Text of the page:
I would not follow anything that cuts wires and could not be reversed.

    This issue seems like a great business opportunity for someone of the hacker mentality. I wonder if Big Brother has any laws regarding hacking these systems. If not, I’m sure they will at some point.

    An idea just popped into my head: these systems are radio based so they must operate on specific assigned frequencies. It might be possible to design and build a very low power (so as not to affect other vehicles) jammer which could effectively disable your own car’s ability to communicate. A question then arises: if this radio/data communication is disrupted, will this disable the ability of the vehicle to operate as it should, as you’ve paid for?

    As to those who say “just follow the law,” the Germans were following the law, as are many who engage in honor killings in some countries. There are lots of bad laws out there as well as “authorities” happy to twist laws to their benefit.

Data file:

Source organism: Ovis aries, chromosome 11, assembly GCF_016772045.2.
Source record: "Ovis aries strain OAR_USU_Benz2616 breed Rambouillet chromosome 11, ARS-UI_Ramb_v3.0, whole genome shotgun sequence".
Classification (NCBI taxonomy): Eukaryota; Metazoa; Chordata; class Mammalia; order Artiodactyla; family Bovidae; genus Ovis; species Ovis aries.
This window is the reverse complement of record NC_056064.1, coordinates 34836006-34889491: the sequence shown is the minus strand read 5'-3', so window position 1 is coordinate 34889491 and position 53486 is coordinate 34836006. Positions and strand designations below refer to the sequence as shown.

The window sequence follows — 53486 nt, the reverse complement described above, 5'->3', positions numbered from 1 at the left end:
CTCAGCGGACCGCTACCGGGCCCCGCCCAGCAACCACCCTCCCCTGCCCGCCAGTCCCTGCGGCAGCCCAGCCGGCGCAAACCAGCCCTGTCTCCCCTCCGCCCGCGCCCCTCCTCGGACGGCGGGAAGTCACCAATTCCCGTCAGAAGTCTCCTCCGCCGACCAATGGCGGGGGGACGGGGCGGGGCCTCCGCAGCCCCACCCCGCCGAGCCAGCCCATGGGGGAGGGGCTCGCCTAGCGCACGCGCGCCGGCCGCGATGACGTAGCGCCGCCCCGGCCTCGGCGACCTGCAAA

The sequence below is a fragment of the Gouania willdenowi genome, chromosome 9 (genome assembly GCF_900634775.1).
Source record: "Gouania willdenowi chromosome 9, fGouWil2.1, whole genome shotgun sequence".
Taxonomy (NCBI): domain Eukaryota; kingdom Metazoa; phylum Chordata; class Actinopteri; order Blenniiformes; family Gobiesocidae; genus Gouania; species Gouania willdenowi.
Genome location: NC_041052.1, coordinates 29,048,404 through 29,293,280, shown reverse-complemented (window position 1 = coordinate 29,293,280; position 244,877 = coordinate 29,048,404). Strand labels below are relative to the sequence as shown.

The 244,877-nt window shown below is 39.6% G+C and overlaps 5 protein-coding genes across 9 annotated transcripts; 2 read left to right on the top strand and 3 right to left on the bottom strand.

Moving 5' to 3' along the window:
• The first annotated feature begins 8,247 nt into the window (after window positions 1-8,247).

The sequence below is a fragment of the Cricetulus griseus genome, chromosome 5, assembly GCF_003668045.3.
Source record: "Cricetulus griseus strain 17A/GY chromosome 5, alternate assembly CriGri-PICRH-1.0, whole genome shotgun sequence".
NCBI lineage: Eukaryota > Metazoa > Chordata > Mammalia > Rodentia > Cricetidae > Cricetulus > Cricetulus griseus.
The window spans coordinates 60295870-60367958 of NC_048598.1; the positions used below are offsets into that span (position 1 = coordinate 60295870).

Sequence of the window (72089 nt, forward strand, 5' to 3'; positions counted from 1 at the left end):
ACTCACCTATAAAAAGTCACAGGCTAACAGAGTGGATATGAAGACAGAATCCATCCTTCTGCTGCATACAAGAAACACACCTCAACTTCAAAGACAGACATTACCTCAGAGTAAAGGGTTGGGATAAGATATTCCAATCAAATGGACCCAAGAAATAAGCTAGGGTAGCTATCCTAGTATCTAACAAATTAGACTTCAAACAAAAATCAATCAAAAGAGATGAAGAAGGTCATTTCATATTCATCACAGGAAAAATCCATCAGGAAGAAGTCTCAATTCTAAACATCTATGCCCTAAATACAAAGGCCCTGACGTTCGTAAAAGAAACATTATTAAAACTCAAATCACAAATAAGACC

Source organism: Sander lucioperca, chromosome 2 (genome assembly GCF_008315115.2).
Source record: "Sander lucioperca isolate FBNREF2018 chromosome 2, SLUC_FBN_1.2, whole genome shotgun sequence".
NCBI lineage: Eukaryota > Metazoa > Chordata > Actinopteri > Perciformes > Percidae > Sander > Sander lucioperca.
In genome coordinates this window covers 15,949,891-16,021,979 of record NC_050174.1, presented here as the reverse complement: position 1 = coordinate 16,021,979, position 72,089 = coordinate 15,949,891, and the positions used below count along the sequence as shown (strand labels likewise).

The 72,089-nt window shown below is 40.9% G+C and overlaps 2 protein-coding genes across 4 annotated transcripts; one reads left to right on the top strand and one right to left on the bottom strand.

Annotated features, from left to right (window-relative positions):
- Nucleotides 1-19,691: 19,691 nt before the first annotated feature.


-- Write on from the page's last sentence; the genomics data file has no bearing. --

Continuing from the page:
Strange fruit.

    The newer cars get and the more tech they have the more they record and can thereby pass on to someone. Your car wifi can be hacked and your obd2/canbus car can pass on loads of data. Check your car companies privacy policy for how they feel about the date recorded by your car. On top of that you like Apple CarPlay or Android Auto? Well those companies are already getting their cut on top of whatever your phones are giving. Privacy is not a reality in modern tech.

    If there are people so paranoid about privacy in the car (I’m of a younger generation and I thought there are so many people caring about it. I personally don’t care at all, as Sajeev), there is a simple solution.